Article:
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have the facilities but, to the present time, we have not needed to use them. The cases that we have had have responded to good nursing and good general care.

Let us hope that this country never sees an infection like the Ebola; that would be just too terrible. I was very disturbed to read in, I think, the Sunday Times, an article written half-jokingly about that terribly serious subject. If what we are talking about tonight is serious, that is even worse. To write about it in that way was not good news.

We will all be interested in what the Minister has to say. The financial implications for the world are very serious, and there must be some overlap between financial concern and health concern. People worry about how they will survive, which could be damaging in itself. There is awareness in this country and across the world, and we now simply have to proceed and do whatever we can.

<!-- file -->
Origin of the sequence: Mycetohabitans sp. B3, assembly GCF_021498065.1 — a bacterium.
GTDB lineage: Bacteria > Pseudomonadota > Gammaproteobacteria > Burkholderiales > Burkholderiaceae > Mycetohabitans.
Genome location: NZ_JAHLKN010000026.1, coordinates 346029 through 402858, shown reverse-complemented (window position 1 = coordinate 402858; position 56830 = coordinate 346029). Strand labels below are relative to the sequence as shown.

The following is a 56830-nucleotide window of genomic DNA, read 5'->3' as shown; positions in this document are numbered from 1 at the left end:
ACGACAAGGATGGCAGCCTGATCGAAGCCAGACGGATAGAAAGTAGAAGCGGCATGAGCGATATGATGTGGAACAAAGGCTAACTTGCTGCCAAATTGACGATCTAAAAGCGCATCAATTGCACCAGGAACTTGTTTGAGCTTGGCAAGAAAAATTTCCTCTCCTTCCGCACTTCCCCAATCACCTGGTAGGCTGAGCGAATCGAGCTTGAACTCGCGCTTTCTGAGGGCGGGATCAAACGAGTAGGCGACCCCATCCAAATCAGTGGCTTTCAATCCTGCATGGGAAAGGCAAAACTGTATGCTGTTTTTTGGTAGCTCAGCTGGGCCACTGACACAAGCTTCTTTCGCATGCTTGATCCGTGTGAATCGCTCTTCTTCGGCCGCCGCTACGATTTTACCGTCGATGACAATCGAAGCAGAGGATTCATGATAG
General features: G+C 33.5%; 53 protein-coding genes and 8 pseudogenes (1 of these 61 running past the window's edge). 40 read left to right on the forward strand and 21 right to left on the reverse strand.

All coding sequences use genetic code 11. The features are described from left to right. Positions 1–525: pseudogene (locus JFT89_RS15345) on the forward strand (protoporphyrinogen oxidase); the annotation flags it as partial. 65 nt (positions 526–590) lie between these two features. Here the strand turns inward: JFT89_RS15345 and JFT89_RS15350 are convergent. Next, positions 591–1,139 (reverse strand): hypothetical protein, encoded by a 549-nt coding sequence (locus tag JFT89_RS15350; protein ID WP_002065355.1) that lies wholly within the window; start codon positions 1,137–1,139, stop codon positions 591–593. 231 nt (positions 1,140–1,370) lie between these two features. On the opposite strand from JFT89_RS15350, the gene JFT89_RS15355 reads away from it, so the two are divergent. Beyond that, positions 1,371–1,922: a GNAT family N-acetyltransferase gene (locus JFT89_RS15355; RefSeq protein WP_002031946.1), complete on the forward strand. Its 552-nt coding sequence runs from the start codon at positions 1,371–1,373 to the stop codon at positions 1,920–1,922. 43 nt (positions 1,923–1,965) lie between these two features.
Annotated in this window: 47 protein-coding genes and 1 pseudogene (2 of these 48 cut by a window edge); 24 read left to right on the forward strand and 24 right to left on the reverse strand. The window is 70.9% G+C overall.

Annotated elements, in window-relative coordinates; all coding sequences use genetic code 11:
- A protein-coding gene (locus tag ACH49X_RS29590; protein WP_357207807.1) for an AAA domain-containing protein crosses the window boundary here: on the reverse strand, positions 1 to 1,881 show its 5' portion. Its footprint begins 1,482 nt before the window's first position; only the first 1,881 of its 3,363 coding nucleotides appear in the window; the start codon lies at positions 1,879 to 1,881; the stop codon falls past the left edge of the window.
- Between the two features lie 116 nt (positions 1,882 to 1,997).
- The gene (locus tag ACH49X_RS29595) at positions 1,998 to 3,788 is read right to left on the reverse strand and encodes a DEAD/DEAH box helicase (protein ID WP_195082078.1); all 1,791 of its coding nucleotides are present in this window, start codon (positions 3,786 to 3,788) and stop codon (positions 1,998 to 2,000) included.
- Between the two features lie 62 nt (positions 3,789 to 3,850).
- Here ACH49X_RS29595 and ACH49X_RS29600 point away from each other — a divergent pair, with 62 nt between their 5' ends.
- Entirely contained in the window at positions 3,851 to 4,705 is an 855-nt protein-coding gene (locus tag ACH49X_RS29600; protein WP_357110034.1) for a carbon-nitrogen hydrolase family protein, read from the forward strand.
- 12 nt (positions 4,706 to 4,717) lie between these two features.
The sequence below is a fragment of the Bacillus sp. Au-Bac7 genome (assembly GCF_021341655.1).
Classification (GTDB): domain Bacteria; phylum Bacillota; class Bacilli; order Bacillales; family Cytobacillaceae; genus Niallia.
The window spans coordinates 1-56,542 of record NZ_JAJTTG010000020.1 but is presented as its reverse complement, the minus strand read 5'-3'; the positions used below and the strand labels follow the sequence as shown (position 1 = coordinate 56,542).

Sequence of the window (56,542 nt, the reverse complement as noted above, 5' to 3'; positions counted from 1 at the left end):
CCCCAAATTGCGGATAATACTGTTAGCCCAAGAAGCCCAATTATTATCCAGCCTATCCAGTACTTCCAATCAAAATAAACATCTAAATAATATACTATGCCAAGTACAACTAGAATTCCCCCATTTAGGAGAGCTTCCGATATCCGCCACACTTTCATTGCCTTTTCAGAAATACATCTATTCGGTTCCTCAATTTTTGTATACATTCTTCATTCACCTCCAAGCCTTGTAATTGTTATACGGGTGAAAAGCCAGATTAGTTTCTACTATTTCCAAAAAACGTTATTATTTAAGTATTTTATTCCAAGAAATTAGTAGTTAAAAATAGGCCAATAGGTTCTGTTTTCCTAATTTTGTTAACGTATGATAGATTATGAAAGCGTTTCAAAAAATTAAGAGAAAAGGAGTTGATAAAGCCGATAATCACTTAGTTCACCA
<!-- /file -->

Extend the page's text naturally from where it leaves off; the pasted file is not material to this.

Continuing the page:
8.31 p.m.

Baroness Finlay of Llandaff: My Lords, like others who have spoken, I am most grateful to the noble Baroness, Lady Masham of Ilton, for having introduced the debate. I must declare an interest as a member of the Science and Technology Committee's sub-committee on fighting infection.

I shall confine my remarks to SARS. In doing so, I pay particular tribute to my friends and colleagues who have been at the forefront of dealing with the epidemic. I suggest that it is because of the vigilance of healthcare workers, their quest for knowledge so that they can understand what is happening, the research they have undertaken and its rapid publication, the sharing of all data, and the rigour of applying isolation procedures that we do not have a much worse situation on our hands.